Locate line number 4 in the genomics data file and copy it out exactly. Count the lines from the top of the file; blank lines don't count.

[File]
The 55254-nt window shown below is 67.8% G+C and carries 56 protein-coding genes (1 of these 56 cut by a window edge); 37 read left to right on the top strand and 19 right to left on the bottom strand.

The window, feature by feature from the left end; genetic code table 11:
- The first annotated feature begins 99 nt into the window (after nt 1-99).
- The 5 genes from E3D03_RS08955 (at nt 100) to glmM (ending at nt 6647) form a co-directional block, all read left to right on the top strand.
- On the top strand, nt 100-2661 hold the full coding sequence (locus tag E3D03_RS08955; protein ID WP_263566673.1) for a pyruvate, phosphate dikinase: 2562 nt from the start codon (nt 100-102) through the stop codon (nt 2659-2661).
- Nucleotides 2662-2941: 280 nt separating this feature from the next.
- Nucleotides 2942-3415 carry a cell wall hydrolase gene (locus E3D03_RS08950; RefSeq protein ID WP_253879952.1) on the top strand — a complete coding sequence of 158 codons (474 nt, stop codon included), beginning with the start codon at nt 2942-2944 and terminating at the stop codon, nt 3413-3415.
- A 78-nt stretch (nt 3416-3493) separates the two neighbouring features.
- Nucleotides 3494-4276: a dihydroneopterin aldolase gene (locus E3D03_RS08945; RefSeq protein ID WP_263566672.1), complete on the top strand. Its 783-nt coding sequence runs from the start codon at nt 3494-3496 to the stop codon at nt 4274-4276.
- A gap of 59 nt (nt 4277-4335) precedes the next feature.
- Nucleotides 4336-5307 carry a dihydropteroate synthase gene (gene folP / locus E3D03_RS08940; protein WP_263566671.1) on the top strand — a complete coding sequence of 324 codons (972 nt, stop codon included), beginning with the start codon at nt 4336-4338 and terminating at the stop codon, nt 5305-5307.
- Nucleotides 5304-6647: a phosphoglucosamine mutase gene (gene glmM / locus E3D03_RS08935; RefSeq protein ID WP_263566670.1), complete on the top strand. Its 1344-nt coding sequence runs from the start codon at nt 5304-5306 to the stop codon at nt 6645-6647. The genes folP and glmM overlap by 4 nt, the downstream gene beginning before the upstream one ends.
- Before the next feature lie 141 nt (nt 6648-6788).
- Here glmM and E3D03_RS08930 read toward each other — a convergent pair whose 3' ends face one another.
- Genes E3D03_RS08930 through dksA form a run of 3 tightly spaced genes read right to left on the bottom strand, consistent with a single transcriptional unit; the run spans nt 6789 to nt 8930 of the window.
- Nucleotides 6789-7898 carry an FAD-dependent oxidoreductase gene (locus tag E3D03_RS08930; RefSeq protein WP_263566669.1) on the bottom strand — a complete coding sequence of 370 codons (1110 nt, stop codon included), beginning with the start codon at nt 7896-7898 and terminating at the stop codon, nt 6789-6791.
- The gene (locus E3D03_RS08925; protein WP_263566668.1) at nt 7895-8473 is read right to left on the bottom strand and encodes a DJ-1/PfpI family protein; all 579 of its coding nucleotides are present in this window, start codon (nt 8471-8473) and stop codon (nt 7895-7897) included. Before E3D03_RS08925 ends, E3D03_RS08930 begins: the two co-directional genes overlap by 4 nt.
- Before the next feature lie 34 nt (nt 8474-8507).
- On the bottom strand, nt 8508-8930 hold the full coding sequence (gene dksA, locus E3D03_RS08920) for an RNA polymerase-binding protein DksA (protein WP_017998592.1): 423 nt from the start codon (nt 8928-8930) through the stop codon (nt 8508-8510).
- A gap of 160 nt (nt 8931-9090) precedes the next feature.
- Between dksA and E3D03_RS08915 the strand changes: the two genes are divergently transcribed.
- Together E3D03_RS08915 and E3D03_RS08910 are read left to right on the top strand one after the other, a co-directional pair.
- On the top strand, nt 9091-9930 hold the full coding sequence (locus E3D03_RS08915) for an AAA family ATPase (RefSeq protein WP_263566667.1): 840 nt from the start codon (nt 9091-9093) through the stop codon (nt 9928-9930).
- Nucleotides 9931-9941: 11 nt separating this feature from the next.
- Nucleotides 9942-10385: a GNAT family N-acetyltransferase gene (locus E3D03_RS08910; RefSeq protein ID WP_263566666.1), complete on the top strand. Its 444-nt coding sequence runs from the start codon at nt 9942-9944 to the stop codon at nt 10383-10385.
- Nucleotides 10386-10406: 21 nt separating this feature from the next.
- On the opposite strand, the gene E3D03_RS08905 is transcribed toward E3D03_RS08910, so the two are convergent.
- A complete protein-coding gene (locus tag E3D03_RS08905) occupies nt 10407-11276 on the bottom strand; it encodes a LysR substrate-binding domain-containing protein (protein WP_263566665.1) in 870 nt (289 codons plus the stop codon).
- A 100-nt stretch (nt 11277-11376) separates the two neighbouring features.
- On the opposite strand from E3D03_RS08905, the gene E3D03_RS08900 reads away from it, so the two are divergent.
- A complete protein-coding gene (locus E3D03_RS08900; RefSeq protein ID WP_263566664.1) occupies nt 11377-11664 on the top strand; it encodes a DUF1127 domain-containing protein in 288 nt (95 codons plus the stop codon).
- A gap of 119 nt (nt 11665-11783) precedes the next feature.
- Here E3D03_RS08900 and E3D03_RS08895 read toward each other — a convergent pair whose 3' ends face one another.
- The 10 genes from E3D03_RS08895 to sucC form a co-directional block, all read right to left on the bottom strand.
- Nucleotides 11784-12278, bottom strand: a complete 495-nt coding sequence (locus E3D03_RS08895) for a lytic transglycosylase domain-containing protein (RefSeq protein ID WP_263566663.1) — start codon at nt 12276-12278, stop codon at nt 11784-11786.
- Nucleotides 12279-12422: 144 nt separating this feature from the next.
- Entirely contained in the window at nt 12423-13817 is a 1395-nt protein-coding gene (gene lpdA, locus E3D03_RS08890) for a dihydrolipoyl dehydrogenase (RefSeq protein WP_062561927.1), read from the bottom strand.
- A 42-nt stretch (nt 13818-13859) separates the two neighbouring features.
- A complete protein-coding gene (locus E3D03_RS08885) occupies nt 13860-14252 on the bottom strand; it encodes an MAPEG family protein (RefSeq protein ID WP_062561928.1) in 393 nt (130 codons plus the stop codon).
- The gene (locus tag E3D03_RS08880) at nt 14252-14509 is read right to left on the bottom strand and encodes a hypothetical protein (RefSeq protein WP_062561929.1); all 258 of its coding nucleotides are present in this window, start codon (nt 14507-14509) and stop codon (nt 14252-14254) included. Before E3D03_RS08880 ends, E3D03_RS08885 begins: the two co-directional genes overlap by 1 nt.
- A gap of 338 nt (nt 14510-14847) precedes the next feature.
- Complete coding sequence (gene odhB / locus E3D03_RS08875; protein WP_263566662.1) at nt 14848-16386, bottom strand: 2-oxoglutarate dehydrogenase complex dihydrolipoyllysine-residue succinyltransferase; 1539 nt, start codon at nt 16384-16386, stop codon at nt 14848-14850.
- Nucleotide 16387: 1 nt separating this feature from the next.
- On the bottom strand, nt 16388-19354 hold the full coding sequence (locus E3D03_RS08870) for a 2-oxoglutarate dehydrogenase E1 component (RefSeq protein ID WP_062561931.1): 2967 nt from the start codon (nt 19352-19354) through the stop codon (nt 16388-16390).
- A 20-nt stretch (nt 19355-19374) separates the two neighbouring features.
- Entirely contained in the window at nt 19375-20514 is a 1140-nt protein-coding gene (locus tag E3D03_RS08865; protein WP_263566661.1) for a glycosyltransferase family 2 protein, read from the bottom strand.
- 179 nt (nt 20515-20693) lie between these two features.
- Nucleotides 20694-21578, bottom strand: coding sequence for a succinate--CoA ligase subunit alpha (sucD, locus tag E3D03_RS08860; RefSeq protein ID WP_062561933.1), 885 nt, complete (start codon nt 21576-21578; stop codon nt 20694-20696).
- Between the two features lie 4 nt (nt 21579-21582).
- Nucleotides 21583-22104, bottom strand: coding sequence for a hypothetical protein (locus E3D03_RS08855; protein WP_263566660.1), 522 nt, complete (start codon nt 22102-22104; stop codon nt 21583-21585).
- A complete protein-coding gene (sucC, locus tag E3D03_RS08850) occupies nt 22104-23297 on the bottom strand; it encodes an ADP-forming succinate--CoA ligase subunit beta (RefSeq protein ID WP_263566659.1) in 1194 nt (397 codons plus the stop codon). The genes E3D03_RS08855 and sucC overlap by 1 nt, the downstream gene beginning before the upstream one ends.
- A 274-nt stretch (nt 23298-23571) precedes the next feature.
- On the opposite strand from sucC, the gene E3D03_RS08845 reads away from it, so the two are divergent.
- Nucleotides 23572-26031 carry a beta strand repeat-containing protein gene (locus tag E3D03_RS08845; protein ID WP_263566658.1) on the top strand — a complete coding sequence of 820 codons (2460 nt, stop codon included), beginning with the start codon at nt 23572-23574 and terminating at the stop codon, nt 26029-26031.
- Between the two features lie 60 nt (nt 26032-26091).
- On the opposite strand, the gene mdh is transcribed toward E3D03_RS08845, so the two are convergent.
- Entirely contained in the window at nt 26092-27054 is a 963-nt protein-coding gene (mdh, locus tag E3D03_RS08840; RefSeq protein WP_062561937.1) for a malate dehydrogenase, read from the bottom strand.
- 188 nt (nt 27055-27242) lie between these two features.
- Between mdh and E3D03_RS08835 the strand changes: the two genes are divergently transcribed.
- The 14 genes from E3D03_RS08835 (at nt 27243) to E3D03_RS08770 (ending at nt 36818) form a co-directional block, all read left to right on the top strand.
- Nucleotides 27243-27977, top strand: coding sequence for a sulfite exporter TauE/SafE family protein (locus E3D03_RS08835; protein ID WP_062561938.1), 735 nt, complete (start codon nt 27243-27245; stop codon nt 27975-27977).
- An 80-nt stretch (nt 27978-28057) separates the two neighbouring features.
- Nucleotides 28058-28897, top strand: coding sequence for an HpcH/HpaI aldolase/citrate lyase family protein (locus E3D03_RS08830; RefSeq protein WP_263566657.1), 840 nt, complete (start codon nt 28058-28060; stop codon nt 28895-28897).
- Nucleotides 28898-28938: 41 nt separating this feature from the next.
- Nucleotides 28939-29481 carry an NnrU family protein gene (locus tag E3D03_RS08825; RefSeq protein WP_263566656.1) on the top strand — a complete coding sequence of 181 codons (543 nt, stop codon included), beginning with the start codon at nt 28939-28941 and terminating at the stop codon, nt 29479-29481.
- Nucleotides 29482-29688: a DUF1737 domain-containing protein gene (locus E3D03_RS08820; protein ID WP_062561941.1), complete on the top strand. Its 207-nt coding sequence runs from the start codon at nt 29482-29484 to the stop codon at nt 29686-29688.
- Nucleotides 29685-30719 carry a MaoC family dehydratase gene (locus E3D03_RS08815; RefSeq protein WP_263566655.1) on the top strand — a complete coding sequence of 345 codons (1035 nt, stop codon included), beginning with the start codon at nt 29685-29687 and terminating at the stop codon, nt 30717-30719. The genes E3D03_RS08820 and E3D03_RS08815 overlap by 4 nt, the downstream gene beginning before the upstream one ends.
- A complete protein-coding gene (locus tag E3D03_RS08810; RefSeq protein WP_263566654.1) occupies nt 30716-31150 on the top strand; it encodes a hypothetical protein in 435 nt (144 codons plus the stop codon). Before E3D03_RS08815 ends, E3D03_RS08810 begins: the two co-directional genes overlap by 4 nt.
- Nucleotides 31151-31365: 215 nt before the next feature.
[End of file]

- The 5 genes from E3D03_RS08955 (at nt 100) to glmM (ending at nt 6647) form a co-directional block, all read left to right on the top strand.